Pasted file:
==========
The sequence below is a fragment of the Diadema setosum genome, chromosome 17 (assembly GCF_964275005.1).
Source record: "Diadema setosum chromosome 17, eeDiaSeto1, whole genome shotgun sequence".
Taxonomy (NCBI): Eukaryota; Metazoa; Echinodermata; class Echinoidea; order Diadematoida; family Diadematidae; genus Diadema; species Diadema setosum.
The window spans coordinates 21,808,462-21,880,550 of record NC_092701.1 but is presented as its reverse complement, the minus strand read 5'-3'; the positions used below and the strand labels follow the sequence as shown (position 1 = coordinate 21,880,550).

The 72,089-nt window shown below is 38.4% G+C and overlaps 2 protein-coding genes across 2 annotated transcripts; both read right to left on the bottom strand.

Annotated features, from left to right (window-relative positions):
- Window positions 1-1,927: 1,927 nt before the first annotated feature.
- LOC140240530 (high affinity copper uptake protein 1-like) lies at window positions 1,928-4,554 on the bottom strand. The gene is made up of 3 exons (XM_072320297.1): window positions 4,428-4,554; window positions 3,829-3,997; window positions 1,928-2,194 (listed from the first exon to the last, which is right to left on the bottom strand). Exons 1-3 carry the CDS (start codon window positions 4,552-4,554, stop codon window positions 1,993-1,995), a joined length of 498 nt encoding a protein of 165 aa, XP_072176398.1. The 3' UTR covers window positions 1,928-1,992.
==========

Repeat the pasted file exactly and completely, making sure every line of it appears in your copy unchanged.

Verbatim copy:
The sequence below is a fragment of the Diadema setosum genome, chromosome 17 (assembly GCF_964275005.1).
Source record: "Diadema setosum chromosome 17, eeDiaSeto1, whole genome shotgun sequence".
Taxonomy (NCBI): Eukaryota; Metazoa; Echinodermata; class Echinoidea; order Diadematoida; family Diadematidae; genus Diadema; species Diadema setosum.
The window spans coordinates 21,808,462-21,880,550 of record NC_092701.1 but is presented as its reverse complement, the minus strand read 5'-3'; the positions used below and the strand labels follow the sequence as shown (position 1 = coordinate 21,880,550).

The 72,089-nt window shown below is 38.4% G+C and overlaps 2 protein-coding genes across 2 annotated transcripts; both read right to left on the bottom strand.

Annotated features, from left to right (window-relative positions):
- Window positions 1-1,927: 1,927 nt before the first annotated feature.
- LOC140240530 (high affinity copper uptake protein 1-like) lies at window positions 1,928-4,554 on the bottom strand. The gene is made up of 3 exons (XM_072320297.1): window positions 4,428-4,554; window positions 3,829-3,997; window positions 1,928-2,194 (listed from the first exon to the last, which is right to left on the bottom strand). Exons 1-3 carry the CDS (start codon window positions 4,552-4,554, stop codon window positions 1,993-1,995), a joined length of 498 nt encoding a protein of 165 aa, XP_072176398.1. The 3' UTR covers window positions 1,928-1,992.